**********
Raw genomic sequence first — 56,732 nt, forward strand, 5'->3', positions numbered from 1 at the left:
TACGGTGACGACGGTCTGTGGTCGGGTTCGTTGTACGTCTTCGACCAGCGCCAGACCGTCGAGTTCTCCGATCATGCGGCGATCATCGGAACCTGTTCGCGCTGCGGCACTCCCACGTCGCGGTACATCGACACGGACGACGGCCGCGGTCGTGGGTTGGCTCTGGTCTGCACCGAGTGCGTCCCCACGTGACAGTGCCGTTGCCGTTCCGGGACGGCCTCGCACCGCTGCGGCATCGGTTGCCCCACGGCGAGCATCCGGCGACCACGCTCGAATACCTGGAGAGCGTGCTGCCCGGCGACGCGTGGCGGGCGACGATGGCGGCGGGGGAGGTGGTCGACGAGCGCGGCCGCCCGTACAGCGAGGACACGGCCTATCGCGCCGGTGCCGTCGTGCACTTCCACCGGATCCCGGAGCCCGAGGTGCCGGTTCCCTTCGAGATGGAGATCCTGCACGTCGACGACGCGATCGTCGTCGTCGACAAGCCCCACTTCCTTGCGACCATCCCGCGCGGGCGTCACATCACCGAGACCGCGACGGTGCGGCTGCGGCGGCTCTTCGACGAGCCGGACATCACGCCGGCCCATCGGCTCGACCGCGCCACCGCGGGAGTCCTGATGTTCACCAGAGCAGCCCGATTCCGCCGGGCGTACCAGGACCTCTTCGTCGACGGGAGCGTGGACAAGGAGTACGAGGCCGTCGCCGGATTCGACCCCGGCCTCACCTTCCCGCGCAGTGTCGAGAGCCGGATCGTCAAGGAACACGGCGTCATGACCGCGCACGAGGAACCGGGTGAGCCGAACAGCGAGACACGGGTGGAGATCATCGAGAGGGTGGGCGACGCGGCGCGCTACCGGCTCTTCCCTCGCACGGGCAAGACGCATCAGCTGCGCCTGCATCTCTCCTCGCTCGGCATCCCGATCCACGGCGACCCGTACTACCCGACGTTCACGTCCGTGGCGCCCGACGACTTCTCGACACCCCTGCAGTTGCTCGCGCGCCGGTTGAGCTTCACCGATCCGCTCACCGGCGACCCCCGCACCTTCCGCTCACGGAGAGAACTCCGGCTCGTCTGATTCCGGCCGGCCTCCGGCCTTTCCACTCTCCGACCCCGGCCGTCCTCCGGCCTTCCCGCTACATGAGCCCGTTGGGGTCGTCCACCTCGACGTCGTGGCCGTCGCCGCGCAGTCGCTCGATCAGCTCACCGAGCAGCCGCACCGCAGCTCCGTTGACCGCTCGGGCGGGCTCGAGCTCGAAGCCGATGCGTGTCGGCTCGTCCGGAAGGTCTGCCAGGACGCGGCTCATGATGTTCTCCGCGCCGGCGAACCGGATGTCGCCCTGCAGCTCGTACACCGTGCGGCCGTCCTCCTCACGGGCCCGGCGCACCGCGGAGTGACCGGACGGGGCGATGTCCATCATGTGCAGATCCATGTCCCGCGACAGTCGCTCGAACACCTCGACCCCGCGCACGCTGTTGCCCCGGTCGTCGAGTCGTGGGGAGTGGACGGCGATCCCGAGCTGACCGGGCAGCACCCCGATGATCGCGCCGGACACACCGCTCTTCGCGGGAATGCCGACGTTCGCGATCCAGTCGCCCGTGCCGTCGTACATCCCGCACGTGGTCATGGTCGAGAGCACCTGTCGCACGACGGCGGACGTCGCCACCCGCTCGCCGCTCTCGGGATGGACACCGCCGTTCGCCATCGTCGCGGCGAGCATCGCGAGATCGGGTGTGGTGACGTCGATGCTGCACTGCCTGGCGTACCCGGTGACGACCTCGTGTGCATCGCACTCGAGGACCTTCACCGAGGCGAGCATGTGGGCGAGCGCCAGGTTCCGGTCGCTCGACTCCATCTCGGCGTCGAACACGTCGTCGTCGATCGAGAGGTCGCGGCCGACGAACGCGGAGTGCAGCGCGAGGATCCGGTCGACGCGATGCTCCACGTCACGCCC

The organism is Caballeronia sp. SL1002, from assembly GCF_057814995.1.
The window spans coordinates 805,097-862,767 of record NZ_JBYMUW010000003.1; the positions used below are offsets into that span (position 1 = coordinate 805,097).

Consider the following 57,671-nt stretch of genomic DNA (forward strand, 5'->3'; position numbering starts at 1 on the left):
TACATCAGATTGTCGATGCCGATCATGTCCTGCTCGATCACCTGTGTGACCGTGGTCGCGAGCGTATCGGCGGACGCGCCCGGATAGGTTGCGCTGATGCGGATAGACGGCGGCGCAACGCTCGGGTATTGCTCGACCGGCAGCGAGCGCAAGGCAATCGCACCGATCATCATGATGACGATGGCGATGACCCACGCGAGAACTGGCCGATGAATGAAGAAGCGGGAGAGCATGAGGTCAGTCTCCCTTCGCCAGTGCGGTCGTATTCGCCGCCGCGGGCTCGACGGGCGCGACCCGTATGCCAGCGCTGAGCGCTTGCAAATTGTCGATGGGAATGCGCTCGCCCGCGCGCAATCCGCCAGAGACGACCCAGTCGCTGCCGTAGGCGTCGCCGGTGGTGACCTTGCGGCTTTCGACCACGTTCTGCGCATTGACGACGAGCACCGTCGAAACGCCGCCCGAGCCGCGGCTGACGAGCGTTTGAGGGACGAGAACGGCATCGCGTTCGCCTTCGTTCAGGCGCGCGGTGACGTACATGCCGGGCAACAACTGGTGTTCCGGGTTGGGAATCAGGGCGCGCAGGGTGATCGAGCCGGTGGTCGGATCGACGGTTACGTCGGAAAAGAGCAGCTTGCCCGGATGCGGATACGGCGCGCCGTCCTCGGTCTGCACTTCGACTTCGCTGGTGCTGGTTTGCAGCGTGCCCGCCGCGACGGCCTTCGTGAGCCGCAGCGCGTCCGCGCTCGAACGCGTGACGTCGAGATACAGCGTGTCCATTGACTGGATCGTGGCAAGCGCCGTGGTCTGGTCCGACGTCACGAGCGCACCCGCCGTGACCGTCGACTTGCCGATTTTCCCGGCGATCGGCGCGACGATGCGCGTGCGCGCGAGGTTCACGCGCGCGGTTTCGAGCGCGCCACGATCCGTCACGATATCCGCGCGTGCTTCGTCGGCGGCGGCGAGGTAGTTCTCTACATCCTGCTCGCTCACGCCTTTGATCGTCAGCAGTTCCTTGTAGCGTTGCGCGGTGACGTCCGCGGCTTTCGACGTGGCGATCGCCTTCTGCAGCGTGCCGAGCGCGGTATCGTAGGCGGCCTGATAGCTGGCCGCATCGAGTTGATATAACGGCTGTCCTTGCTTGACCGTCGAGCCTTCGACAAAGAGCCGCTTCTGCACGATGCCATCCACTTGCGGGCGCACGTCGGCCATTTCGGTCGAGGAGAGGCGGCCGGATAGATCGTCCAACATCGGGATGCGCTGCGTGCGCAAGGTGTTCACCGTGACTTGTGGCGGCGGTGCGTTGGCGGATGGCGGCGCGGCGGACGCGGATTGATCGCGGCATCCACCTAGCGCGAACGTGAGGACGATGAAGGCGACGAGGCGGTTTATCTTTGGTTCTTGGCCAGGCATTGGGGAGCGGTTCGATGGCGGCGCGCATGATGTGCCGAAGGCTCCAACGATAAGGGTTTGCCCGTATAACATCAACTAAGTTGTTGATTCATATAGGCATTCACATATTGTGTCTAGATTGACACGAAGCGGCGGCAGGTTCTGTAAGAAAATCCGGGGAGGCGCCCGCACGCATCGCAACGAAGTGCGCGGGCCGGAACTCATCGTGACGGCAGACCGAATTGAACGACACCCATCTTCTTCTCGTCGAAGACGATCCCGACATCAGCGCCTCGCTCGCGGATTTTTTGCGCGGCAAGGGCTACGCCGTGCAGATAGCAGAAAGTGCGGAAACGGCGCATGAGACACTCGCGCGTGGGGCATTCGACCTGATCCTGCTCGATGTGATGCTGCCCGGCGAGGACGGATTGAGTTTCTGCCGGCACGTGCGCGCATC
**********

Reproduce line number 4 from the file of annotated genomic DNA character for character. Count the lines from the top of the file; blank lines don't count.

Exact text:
The window spans coordinates 805,097-862,767 of record NZ_JBYMUW010000003.1; the positions used below are offsets into that span (position 1 = coordinate 805,097).